Transferred matters

Caitríona Ruane MLA (b. ... Sinn Féin (pronounced in English, in Irish) is a name used by a series of Irish political movements of the 20th century, each of which claimed sole descent from the original party established by Arthur Griffith in 1905. ... Michael McGimpsey (born July 1, 1948) is a Northern Ireland unionist politician, and Ulster Unionist Party Member of the Legislative Assembly for Belfast South. ... The Ulster Unionist Party (UUP, sometimes referred to as the Official Unionist Party or OUP or, in a historic sense, simply the Unionist Party ) is a moderate unionist political party in Northern Ireland, which formed its government between 1921 and 1972 and was supported by most unionists throughout the Troubles. ... Michelle Gildernew (born 28 March 1970) is an Irish republican politician. ... Sinn Féin (pronounced in English, in Irish) is a name used by a series of Irish political movements of the 20th century, each of which claimed sole descent from the original party established by Arthur Griffith in 1905. ... Nigel Alexander Dodds, OBE (born August 20, 1958) is a barrister and Northern Ireland unionist politician. ... DUP redirects here. ... Cllr Arlene Isabel Foster (née Kelly) (b. ... DUP redirects here. ... Conor Murphy (born 10 July 1963, Newry) is the main Sinn Fein representative for the Newry and Armagh constituency in Northern Ireland, which he represents as its MP and one of its six Member of the Legislative Assembly. ... Sinn Féin (pronounced in English, in Irish) is a name used by a series of Irish political movements of the 20th century, each of which claimed sole descent from the original party established by Arthur Griffith in 1905. ... Sir Reg Empey, MLA and Leader of the Ulster Unionist Party. ... The Ulster Unionist Party (UUP, sometimes referred to as the Official Unionist Party or OUP or, in a historic sense, simply the Unionist Party ) is a moderate unionist political party in Northern Ireland, which formed its government between 1921 and 1972 and was supported by most unionists throughout the Troubles. ... Several notable people are called Peter Robinson: For the member of the Legislative Assembly of Upper Canada who oversaw emigration schemes, see Peter Robinson (1785-1838) For the Northern Ireland politician Peter David Robinson, see Peter Robinson (politician) For the English-born Canadian-based detective novelist, see Peter Robinson (novelist... DUP redirects here. ... Margaret Ritchie (1903 - 1969) was an English soprano who sang opera, oratorio and song. ... The Social Democratic and Labour Party (SDLP — Irish: Páirtí Sóisialta Daonlathach an Lucht Oibre) is the smaller of the two major nationalist parties in Northern Ireland. ... Alderman Edwin Poots MLA is a Northern Ireland politician and a Democratic Unionist Party MLA for Lagan Valley. ... DUP redirects here. ...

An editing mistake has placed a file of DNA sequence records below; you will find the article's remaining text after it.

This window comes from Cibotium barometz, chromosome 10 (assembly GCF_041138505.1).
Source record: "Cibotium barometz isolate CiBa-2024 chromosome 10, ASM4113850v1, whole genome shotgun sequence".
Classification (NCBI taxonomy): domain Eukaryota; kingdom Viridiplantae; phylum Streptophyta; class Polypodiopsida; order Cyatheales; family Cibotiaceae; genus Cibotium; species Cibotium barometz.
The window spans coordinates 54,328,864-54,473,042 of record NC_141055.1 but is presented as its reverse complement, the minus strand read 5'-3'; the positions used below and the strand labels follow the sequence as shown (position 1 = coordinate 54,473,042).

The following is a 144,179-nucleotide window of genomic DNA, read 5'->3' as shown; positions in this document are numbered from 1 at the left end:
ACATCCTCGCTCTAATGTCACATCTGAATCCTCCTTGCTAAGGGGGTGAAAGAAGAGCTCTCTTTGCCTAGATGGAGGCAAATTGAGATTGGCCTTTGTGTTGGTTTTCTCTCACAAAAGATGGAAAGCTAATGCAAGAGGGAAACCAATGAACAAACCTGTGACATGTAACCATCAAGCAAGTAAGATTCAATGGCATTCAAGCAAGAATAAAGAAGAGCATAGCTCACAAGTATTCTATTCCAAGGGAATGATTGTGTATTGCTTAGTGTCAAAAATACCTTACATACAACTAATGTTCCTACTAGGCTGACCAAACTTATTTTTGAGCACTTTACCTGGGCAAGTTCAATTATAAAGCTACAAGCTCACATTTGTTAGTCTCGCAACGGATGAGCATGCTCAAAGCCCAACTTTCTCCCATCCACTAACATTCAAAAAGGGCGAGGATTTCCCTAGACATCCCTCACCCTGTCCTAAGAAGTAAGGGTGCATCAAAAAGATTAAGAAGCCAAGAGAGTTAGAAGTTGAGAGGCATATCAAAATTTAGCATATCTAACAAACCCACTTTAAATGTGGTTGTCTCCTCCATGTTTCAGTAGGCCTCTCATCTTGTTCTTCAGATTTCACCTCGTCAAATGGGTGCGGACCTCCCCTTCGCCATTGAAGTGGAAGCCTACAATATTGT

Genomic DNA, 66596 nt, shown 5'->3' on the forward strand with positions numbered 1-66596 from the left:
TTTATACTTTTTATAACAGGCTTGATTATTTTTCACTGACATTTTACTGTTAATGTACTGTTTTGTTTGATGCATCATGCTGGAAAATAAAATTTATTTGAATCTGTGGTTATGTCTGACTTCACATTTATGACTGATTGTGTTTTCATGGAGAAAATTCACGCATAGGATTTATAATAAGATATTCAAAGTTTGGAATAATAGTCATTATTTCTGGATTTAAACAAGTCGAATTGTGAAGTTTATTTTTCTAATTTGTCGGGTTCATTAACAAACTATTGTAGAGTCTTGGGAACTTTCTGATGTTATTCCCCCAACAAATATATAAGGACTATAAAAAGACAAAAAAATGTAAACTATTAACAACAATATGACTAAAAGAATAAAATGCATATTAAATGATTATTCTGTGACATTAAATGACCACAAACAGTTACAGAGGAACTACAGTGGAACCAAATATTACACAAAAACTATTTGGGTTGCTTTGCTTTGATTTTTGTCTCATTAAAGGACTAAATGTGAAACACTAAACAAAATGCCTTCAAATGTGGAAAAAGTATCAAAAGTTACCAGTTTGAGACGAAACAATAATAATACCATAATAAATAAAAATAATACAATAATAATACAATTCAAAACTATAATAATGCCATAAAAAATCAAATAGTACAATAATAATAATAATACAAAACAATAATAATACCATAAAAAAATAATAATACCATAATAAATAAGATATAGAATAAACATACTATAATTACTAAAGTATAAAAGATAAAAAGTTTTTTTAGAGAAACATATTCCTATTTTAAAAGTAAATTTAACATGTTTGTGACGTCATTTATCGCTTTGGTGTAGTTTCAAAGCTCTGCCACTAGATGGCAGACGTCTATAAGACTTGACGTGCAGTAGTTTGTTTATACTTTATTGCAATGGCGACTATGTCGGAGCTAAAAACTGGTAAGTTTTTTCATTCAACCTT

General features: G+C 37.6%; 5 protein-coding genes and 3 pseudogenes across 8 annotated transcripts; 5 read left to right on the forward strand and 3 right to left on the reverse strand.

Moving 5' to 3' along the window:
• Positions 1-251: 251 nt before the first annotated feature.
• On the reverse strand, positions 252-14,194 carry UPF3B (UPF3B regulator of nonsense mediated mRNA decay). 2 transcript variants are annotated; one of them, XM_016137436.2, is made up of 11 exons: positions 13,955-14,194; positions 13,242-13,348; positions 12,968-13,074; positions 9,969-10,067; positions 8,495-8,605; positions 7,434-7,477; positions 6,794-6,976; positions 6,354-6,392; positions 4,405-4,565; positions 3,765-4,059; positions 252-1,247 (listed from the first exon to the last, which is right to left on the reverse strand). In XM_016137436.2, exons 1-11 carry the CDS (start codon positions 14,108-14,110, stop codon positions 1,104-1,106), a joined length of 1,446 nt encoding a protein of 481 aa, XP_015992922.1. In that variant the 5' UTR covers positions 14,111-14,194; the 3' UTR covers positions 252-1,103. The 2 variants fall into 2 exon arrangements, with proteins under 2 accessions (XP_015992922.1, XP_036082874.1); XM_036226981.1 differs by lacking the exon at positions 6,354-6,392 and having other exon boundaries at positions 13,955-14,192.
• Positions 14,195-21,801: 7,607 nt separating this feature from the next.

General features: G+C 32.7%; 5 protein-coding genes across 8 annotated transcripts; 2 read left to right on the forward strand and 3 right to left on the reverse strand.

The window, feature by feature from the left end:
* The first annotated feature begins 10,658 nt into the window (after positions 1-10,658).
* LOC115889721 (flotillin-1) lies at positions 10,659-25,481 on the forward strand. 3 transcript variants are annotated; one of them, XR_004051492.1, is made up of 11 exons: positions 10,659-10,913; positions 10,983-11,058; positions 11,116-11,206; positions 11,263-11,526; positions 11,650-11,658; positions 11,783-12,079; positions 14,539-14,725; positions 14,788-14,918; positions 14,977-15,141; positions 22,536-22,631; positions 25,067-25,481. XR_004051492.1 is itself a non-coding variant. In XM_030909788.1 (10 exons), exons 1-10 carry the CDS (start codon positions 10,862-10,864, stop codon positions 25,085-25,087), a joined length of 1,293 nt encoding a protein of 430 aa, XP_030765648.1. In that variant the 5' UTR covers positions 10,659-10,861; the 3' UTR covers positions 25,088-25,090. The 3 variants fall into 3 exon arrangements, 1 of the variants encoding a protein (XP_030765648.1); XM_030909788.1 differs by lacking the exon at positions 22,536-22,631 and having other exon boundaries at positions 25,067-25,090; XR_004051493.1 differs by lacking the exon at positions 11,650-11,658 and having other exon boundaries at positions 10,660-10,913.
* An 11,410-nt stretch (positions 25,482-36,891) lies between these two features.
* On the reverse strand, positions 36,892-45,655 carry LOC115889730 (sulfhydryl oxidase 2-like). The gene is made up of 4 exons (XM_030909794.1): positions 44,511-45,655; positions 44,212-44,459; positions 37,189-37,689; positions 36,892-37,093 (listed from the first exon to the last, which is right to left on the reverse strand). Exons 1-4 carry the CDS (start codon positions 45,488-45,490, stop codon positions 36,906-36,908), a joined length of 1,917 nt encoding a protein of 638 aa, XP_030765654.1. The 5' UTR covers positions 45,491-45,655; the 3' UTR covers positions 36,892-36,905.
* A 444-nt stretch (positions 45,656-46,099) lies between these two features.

Reserved matters

  • Criminal law
  • Police
  • Postage
  • Navigation and civil aviation
  • International trade
  • Telecommunications
  • The foreshore and sea bed
  • Disqualification from Assembly membership
  • Consumer safety
  • Financial services and markets
  • Intellectual property
  • National minimum wage

Excepted matters

  • Royal succession
  • International relations
  • Defence and armed forces
  • Nationality, immigration and asylum
  • Taxes levied across the United Kingdom as a whole
  • Appointment of senior judges
  • All elections held in Northern Ireland
  • Currency
  • Conferring of honours

Organisation

The Assembly is chaired by the Speaker and three Deputy Speakers. Lord Alderdice served as the first regular Speaker of the Assembly, but retired to serve as part of the current Independent Monitoring Commission that supervises paramilitary ceasefires. The position is currently filled by William Hay. In the Assembly the Speaker and ten other members constitute a quorum. The Assembly Commission is the body corporate of the Assembly. It ensures that the Assembly has the property, staff and services it needs to carry out its work. Legal proceedings taken for or against the Assembly are taken for or against the Commission on behalf of the Assembly. John Thomas Alderdice, Baron Alderdice (28 March 1955— ) is a Northern Ireland politician. ... The Independent Monitoring Commission is an organisation, founded on 7 January 2004, to promote peace and stability in Northern Ireland. ... William Hay is a Unionist politician from Northern Ireland Hay was elected to Derry City Council in 1981. ...